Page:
Addendum 12/24: The "Tristar Cons" as they were called then, lasted until about 1981, when a few things happened. The price of hotel space skyrocketed to the point many organizers couldn't afford "big city" hotels space anymore. Also, after 1979 and STAR TREK THE MOTION PICTURE, Trek became "hot" property again and Paramount Pictures, wanted a piece of the action in terms of licensing the very name "Star Trek" to a convention-which became an expensive proposition. Also, major "A" list guests started wanting astronomical fees for their appearances at such events, and many also declined going to them. The last "Tristar Con" I believe took place someplace out on Staten Island at a low-rent Holiday Inn and the last guests, I believe, may have been Roger C. Carmel(Harry Mudd, who lived around New York at the time) and Howard Weinstein. Weinstein, btw, was the writer of the Trek animated "The Pirates of Orion". I never attended that one. But it was around 1982, that Creation Conventions actually made a somewhat exclusive deal with Paramount to hold "Star Trek" conventions, much to the chargrin of the smaller local conventions which were being told by lawyers to no longer use "Star Trek" in their promotions or convention names. Creation went onto well into the 80's and 90's securing many if not all of the biggest names in all of the varying "Star Trek" series.
My most "Majel Barrett" moment was in 1989, at a benefit event at Caltech, during the Voyager 2 flyby of Neptune, I was to attend a party that had guests Gene Roddenberry, Majel Barrett, Walter Koenig and Buzz Aldrin at it. As I was coming up to the stucco-walled back garden of some Spanish-looking villa on the Campus of Caltech, a limo pulls up out of nowhere. It was one of those Twilight Zone moments. Out steps Majel in a formal gown(this was about 3pm) and beckons to me "Hello? Hi! Do you know where this party is? No one told the driver where he had to go". Holding my invite, I go "You mean this? Yeah, I think it's this way" motioning through the arch and into the garden. Majel goes "Come on Gene! We'll go with him" and she pulls Gene Roddenberry-in a tuxedo-out of the stretch limo. Wow moment. Both introduce themselves as if I didn't know them. So the three of us, proceeded across a rather well-manicured lawn to this rather opulent villa where there seemed to be activity(and food-I was starving!). I can remember talking about the heat of the day, how nice the garden looked, etc, as I strolled with them into the back of the place. We walked up some stairs and come to a huge reception party with cameras,musicians and a red carpet-waiting for a limo that would never come. A woman turns and looks at me, then Gene and Majel and goes "Oh my God. Where did you come from?" And Majel pipes up and goes "Oh, this wonderful young man was waiting to show us how to get in here!" to which I realize the MAJOR faux paux that has occurred. The woman goes "But he doesn't work for us! Who are you!!??" she demanded from me, and I said smiling "A guy who was in the right place at the right time!" and told Gene and Majel what a joy it was to help and, meet them and I sauntered off to get my fill of hors d'oeuvres and in the process meet Buzz Aldrin.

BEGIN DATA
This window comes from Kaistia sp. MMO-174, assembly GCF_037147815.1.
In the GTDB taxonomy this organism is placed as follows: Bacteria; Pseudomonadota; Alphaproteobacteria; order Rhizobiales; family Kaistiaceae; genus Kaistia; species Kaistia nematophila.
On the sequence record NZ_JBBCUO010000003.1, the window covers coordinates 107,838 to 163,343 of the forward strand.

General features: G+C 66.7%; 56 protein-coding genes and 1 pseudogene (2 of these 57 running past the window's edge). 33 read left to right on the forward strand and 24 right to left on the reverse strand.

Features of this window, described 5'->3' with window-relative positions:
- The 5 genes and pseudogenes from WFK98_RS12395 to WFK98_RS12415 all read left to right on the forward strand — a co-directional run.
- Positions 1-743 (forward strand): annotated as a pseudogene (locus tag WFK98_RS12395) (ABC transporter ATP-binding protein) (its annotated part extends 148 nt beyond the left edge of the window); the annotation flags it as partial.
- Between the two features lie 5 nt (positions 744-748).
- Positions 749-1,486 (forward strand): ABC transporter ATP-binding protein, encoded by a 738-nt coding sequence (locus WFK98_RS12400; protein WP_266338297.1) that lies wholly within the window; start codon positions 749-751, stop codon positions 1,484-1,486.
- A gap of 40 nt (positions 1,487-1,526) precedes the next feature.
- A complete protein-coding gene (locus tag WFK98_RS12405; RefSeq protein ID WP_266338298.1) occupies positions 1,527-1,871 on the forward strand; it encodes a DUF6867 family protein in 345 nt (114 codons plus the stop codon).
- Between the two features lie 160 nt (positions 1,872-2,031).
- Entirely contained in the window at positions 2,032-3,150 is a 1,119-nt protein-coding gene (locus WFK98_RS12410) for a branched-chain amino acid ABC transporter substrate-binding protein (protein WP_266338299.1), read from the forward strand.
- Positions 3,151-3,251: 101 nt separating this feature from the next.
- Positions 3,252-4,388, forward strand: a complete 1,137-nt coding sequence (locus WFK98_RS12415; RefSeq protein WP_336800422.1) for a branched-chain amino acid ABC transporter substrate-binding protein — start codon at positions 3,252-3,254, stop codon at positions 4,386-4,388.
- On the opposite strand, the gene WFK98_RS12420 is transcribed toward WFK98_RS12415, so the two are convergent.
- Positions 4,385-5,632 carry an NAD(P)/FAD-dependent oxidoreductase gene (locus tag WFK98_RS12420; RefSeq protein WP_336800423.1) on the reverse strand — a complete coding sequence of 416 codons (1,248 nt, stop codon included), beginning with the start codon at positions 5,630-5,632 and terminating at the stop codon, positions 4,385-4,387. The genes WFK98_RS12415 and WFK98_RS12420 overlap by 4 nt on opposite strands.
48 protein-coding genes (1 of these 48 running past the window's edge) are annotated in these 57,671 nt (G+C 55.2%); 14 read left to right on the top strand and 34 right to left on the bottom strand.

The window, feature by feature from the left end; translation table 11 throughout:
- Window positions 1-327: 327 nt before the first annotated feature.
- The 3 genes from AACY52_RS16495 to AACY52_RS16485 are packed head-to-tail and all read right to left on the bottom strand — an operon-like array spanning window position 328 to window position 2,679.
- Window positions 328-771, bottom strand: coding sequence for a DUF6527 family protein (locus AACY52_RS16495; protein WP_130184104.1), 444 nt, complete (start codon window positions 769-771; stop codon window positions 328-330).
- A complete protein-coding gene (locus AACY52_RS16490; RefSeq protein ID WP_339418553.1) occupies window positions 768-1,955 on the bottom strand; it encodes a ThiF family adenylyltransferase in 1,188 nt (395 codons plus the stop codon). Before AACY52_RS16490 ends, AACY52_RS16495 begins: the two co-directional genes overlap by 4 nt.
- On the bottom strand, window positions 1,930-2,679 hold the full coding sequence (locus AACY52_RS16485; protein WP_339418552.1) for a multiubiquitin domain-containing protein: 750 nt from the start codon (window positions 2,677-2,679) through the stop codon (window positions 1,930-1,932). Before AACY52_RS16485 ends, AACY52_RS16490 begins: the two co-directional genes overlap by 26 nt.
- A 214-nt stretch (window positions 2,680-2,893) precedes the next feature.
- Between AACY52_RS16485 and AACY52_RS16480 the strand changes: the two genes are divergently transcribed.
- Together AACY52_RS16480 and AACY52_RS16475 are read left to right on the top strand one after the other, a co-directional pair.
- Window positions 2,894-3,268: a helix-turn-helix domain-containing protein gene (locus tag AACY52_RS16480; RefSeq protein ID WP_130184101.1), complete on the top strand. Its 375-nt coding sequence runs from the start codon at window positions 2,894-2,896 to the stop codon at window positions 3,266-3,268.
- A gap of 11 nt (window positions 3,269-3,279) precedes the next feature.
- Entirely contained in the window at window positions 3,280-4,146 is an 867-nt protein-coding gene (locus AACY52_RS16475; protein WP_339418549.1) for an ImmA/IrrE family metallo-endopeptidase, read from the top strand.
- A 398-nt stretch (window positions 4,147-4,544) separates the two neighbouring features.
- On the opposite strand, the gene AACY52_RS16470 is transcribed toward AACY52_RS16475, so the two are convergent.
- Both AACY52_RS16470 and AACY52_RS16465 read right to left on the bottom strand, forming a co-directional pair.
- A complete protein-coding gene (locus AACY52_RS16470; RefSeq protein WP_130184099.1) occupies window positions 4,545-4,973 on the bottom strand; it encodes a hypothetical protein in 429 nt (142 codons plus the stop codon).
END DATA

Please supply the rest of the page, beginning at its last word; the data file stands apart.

I got into some fun stuff in those days.